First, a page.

US 3283209 A
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Description (OCR text may contain errors)
NOV- 1, 1966 R. W. SCHUTZ STATIC ELIMINATOR Filed April 5, 1964 United States Patent thee 3,283,209 STATIC ELIMINATOR Rudolph W. Schutz, Crystal Lake, Ill., assignor to Uarco, Incorporated, a corporation of Illinois Filed Apr. 3, 1964, Ser. No. 357,107 4 Claims. (Cl. 317-2) This invention relates to the structure of an elongated static eliminating bar and more particularly to a device for removing or neutralizing static electricity charges upon a moving web of stationery or other material.
In recent years the problem of static electricity in continuous form stationery has increased manyfold due to a combination of` factors, among which is the use of very thin papers and papers which are specially coated or supercalendered and a material increase in the speed at which such papers are moved through printing and servicing equipment. Computers and their associated printers have been speeded up very materially. Brusters Iand deleavers which handle the continuous form stationery after it is printed have also been increased in speed severalfold. As a result, static electricity on the surfaces of the papers has become an increasingly vexatious problem.
The present invention has to do with a generator type of static eliminator, that is, one in which an electrical charge of high voltage but very low amperage is used to create an atmosphere adjacent the paper web providing free ions to neutralize the static charge. Such general type of static eliminators are presently available from several sources. The cost of such units, however, has been prohibitively high preventing extensive use of static eliminators on relatively low cost equipment. The available equipment also fails to be readily adaptable to different forms of equipment but must generally be specially ordered to t the environment in which it is to be used. The present invention eliminates these defects of the available and prior known structures by providing a new structure producible at a small fraction `of the cost of available equipment by providing a better form of construction.
It is therefore the principal object .of this invention to provide a new and improved static eliminator structure.
Another object is to make such a static eliminator having an extremely compact cross sectional size.
Another object is to make a static eliminator having a novel arrangement of parts permitting the building of the eliminator in various lengths at a minimum of cost of manufacturing equipment, operations and material.
Other objects, features and advantages of the present invention will be apparent from the following description of a preferred embodiment illustrated in the accompanying drawings, in which:
FIGURE 1 is a broken side elevational view partially in section through a static eliminator bar embodying the invention;
FIGURE 2 is a broken plan view of the bar illustrated in FIGURE 1;
FIGURE 3 is an upright sectional view through the bar adjacent the left hand end as shown in FIGURE 1 taken substantially along line 3-3 therein;
FIGURE 4 is a sectional view similar to FIGURE 3 taken adjacent one of the discharge points and substantially along line 4-4 in FIGURE l;
FIGURE 5 is a view similar to FIGURES 3 and 4 taken through one of the support members for the electrically conductive bar and substantially along line 5 5 in FIGURE l;
FIGURE 6 is an elevational view of the right hand end plug on the bar of FIGURE 1 as it would appear removed from the bar; and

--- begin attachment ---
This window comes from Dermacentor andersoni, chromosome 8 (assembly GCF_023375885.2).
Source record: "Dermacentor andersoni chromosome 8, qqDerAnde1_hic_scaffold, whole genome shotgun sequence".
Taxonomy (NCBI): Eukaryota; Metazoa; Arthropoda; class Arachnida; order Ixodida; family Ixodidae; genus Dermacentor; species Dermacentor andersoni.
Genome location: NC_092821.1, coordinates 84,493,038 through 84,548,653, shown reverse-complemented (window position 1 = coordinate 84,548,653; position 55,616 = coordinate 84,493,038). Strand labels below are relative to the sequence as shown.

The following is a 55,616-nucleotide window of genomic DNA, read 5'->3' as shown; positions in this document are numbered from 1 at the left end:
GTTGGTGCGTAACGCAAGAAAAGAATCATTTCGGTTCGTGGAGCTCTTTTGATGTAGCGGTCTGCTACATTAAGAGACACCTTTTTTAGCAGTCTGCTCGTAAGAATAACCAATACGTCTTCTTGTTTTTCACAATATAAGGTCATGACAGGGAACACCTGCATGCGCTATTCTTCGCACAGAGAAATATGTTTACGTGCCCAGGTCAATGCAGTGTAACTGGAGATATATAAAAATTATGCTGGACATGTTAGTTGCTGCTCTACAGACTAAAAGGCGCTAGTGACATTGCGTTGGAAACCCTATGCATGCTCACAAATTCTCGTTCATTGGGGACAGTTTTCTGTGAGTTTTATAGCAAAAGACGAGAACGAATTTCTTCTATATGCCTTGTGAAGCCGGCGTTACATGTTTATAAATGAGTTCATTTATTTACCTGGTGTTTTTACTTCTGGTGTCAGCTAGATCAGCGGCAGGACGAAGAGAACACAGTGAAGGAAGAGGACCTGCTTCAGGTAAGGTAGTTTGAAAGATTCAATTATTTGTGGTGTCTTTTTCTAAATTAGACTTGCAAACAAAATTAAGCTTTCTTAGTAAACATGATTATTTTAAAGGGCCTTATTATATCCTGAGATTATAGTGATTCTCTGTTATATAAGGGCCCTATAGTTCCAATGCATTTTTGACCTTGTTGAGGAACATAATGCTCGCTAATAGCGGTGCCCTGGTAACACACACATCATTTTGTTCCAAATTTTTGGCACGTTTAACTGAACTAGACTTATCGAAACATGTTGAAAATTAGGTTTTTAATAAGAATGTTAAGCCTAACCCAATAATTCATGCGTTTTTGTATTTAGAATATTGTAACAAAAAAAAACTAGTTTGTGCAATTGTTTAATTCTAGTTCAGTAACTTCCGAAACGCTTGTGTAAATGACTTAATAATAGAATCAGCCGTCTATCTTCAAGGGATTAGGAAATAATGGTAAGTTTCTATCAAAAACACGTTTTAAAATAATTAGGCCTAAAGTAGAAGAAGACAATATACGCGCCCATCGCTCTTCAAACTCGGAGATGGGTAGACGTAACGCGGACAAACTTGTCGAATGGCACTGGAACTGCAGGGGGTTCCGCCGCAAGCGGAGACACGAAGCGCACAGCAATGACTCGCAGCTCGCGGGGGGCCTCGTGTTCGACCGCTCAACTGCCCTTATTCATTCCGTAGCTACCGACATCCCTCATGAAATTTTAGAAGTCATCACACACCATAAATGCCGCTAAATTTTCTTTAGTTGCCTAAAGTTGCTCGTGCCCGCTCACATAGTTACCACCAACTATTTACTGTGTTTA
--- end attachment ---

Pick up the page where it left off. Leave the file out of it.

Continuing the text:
3,233,209 Patented Nov. l, 1966 FIGURE 7 is a perspective view of one of the discharge point structures.
It is contemplated that the static eliminator bar of the present invention may be made in various lengths, for example, from 10 to 60 or be used with more than one length of bar in tandem to make up any length of bar desired. Each unit will have the same cross sectional shape which is quite small, the bar illustrated being one of 1% wide by about deep. A transformer supplies the electrical energy to the bar and its output would be measured as a few milliamperes. Two sizes of transformers may be required to cover the range of lengths of bar, there being a matching of the output of the transformer with the number of discharge points available on the bar with which the transformer is connected. The number of points should be enough to prevent arcing between the point and ground and not too many to prevent the desired generation of ozone in the atmosphere surrounding the point, thus providing free ions for the neutralization of a static electricity charge. This invention is concerned primarily with the structure of the bar itself.
Referring to the drawings, the outer casing 1t) is a sheet metal, generally channel-shaped, member comprising the outer sheath of the bar. As shown in the cross sectional view, the channel 10 has a bottom wall 11, a pair of side walls 12 and 13, each of which has an inturned upper extremity 14 and 15, respectively, terminating in upper longitudinally extending edges 16 and 17, respectively. The sheet metal may be given appropriate surface treatment such as plating providing a pleasing appearance for the unit. The bottom wall Il is extended at each end of the length of the channel providing fingers or ears 18 and 19, respectively, for supporting the bar on a piece of equipment and also providing the ground connection for the bar. In FIGURE l the ears are shown at approximately a right angle to the longitudinal extent of the bar but may be turned to any other angle or extended horizontally, if desired.
The electrical energy is conducted to the interior of the structure specically to a brass rectangular bar 20 extending longitudinally throughout substantially all but the end portions of the casing and having a constant cross sectional shape except for a slot at one end to receive the electrical conductor 21. The slot may best be seen at 22 in FIGURES l and 5. Other shapes of bar may be used, if desired.